Deep in Faith True in Living

Rev Dr Carver Yu
President Emeritus
Abundant Grace Distinguished Professor of Theological Studies

 

Last July, my book Scaling Higher Grounds: Walking with Great Minds Who Fear the Lord was published in time for the Hong Kong Book Fair. Although it is just a small book with 160 odd pages, however I must say, I am quite pleased with it. The book uses 5 pious servants of the Lord as examples to illustrate a simple truth: that only when a person is deeply captured by what he believes and surrenders to it, only when he can offer his life for his faith, live for it and die for it, then he can truly live, freely and wonderfully. I point out in the preface to my book, “Shallow faith is a deadly spiritual sickness of many Christians today. Upon becoming a Christian, they linger merely in  shallow waters of faith and dare not venture into greater depth; or would only remain at the level of personal experiences instead of scaling higher. As a result, they are lukewarm in the faith, stay comfortably in the early stages of their Christian life even after 10-20 years. Such life in faith can only be boring and frustrating.” John Stott put it well, “The church today is 3,000 miles wide but is only an inch deep.” Shallow faith is a serious danger faced by the church today.

 

As I was writing, I have repeatedly asked myself: Can I be as submissive as Calvin, who gave up his aspiration to be a Classics scholar to devote himself to a life of ministry full of hardship and stress, like a loyal sentinel who would not venture off his outpost by even a single step? Or be like Mother Teresa, absolutely trusting and submissive to the church while holding firmly to the vision she got from the Lord and devoting her life to the lowliest communities in Calcutta without regret, identifying with the outcast and the forgotten, so that they could experience the love of Christ. Among these pious servants I wrote about, what stirs my heart is the pious life of Dietrich Bonhoeffer. How would a Christian follow Christ when brought face-to-face with the inhumane savageness of the Nazis? When we come to such an impasse, the only way to follow Christ is to carry our own cross. And it is only in so doing that we can truly experience our faith. I can see from these people that the one big driving force in their pious lives is an in-depth knowledge of their faith coupled with a deep reflection of their theology.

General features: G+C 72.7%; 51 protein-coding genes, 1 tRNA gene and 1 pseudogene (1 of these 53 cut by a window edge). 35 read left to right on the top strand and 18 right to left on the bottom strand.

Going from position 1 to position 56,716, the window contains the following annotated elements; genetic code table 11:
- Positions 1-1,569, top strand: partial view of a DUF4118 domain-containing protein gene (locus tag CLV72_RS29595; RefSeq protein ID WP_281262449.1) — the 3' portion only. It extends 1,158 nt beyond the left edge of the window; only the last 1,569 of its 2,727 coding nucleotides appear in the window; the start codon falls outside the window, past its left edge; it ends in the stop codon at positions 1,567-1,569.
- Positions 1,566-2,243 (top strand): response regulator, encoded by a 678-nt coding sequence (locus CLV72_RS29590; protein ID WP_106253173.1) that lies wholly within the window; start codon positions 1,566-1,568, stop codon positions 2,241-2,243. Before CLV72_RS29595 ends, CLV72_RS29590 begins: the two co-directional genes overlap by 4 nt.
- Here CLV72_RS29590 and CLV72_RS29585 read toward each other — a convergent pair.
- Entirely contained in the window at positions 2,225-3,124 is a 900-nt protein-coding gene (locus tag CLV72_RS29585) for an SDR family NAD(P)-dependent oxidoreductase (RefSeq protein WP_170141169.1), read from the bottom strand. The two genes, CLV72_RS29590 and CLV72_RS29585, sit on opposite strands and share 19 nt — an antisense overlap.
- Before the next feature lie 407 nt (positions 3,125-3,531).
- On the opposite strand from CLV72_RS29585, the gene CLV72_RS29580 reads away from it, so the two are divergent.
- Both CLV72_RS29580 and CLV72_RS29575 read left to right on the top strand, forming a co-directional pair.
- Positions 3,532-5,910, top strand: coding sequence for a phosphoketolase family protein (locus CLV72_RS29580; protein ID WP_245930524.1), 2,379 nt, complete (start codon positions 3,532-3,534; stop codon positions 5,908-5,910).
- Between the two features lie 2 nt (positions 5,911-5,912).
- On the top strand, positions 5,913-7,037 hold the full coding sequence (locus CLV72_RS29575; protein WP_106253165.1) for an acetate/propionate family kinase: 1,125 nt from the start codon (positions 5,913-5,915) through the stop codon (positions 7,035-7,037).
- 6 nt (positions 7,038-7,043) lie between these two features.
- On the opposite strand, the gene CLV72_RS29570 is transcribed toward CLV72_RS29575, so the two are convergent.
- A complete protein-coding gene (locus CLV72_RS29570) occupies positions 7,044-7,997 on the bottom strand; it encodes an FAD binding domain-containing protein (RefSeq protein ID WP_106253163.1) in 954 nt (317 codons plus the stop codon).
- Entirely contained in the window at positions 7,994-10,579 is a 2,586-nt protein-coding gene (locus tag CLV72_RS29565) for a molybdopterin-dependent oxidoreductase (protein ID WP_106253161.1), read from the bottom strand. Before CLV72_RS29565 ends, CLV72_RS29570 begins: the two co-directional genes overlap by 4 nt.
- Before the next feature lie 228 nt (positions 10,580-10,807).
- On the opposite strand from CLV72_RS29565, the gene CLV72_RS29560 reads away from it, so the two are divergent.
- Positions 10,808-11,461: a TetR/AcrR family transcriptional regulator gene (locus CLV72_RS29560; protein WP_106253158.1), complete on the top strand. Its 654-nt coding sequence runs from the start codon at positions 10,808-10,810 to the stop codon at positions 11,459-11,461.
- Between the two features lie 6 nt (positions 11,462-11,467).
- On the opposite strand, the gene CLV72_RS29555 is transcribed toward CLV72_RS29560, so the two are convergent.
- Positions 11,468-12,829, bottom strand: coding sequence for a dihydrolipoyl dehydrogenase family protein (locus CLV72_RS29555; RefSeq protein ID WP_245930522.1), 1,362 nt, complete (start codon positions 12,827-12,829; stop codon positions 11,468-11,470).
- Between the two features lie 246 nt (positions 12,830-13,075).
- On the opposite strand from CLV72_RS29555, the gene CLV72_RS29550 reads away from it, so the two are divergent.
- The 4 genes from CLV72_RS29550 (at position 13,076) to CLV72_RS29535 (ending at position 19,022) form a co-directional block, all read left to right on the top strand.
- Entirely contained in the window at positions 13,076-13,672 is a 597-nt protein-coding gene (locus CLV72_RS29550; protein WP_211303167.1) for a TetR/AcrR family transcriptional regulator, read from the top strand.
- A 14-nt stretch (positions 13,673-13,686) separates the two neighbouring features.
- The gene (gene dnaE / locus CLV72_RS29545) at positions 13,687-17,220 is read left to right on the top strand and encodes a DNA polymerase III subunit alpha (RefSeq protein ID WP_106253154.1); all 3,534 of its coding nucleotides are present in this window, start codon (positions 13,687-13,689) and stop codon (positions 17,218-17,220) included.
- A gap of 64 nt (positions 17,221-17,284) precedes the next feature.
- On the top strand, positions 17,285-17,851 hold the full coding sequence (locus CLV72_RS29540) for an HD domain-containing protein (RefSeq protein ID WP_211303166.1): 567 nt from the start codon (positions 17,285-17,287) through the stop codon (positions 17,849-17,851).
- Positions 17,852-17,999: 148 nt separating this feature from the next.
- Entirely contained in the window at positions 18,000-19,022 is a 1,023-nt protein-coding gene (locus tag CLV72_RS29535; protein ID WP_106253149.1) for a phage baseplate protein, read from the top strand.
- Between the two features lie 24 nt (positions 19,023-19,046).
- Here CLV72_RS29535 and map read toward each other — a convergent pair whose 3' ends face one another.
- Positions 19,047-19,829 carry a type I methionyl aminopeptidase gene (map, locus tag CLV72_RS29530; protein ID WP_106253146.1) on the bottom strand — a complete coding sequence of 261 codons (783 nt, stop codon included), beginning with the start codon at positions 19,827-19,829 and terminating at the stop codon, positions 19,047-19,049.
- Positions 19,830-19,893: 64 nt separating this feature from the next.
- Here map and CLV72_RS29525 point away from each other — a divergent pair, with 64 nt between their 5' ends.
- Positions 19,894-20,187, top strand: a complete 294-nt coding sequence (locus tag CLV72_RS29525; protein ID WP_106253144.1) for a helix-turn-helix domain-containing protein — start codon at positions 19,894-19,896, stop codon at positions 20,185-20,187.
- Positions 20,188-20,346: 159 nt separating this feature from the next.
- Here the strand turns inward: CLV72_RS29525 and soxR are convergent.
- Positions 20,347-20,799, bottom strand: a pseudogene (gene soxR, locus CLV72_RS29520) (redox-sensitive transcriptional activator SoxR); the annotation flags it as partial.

While writing, I could not but remembered my spiritual “big brother” Rev Dr Jonathan Chao. To me, he is an example of being “deep in faith, true in living”. I dedicated my book to him as a token of my respect and admiration.

 

Two anniversary dates have given me a chance to reminisce about Rev Chao: CGST’s 40th anniversary in 2015 and the 10th anniversary of the death of Rev Chao in 2014.

 

CGST was established in 1975 with the aim of not just establishing an institution. The vision that brought about CGST was a movement for theological education: a movement for the reformation and renewal of Chinese theological studies aimed at evangelising China and Christianization of Chinese culture. It was the hope that we can develop a mode of theological education that can truly serve the church in China. If we look at this from the perspective of a movement, it actually originated in 1965 when Rev Chao was merely a young student studying theology. His ardour for the need of gospel in China led him to run around for this cause. His heart was consumed by the calling he received from the Lord. As from that time, and for a total of 40 years from 1965 to 2004 (the year when he passed away), he devoted his life to this one single cause: to bring about and develop theological education for the Chinese for the sake of more than 1 billion people in China who have never heard of the gospel. Rev Chao gave his all for this unceasingly. His total selfless dedication to theological education has touched me deeply and the recent 30 odd years of my life has been deeply influenced by it.

 

Rev Dr Jonathan Chao was in CGST early year

In the second year of my study at Fuller Theological Seminary 40 years ago, Rev Chao visited the seminary in 1974 and shared his vision with a group of Chinese students. He challenged us to dedicate ourselves to China. Just like that, I was pulled into the founding movement of CGST. During my encounter with Rev Chao over the next 30 years, I could clearly see a living example of a life “deep in faith, true in living” in Rev Chao. Although his interest was in church history, he was also a remarkable and profound theologian in dogmatic theology. His theology was lived out in his total dedication and selfless devotion. He has left us for 10 years now, and I still miss my big brother dearly.

 

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